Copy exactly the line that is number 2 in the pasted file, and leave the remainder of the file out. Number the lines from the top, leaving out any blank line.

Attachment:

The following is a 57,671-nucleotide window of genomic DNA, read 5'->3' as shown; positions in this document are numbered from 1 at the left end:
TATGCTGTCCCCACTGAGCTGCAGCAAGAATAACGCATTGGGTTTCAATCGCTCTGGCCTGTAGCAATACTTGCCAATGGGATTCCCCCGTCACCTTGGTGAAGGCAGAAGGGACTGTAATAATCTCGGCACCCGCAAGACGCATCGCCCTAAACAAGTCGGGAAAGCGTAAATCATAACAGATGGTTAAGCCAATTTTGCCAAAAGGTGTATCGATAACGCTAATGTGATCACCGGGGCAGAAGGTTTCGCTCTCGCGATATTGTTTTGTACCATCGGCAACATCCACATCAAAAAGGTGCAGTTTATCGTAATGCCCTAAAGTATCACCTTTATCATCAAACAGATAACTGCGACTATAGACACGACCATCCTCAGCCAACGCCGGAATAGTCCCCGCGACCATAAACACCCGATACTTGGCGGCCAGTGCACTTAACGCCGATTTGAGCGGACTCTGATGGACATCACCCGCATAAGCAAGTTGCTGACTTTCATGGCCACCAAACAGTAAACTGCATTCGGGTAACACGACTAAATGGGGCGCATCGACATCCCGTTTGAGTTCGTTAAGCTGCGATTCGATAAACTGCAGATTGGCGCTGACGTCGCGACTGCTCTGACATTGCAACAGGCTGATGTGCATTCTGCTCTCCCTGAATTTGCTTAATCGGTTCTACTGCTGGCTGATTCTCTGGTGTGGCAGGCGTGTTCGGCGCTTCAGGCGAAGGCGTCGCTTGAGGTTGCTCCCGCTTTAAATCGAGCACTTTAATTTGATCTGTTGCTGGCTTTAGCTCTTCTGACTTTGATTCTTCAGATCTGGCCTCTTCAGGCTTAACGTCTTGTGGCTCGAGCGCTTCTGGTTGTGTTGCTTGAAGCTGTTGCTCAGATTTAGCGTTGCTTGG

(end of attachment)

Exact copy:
TATGCTGTCCCCACTGAGCTGCAGCAAGAATAACGCATTGGGTTTCAATCGCTCTGGCCTGTAGCAATACTTGCCAATGGGATTCCCCCGTCACCTTGGTGAAGGCAGAAGGGACTGTAATAATCTCGGCACCCGCAAGACGCATCGCCCTAAACAAGTCGGGAAAGCGTAAATCATAACAGATGGTTAAGCCAATTTTGCCAAAAGGTGTATCGATAACGCTAATGTGATCACCGGGGCAGAAGGTTTCGCTCTCGCGATATTGTTTTGTACCATCGGCAACATCCACATCAAAAAGGTGCAGTTTATCGTAATGCCCTAAAGTATCACCTTTATCATCAAACAGATAACTGCGACTATAGACACGACCATCCTCAGCCAACGCCGGAATAGTCCCCGCGACCATAAACACCCGATACTTGGCGGCCAGTGCACTTAACGCCGATTTGAGCGGACTCTGATGGACATCACCCGCATAAGCAAGTTGCTGACTTTCATGGCCACCAAACAGTAAACTGCATTCGGGTAACACGACTAAATGGGGCGCATCGACATCCCGTTTGAGTTCGTTAAGCTGCGATTCGATAAACTGCAGATTGGCGCTGACGTCGCGACTGCTCTGACATTGCAACAGGCTGATGTGCATTCTGCTCTCCCTGAATTTGCTTAATCGGTTCTACTGCTGGCTGATTCTCTGGTGTGGCAGGCGTGTTCGGCGCTTCAGGCGAAGGCGTCGCTTGAGGTTGCTCCCGCTTTAAATCGAGCACTTTAATTTGATCTGTTGCTGGCTTTAGCTCTTCTGACTTTGATTCTTCAGATCTGGCCTCTTCAGGCTTAACGTCTTGTGGCTCGAGCGCTTCTGGTTGTGTTGCTTGAAGCTGTTGCTCAGATTTAGCGTTGCTTGG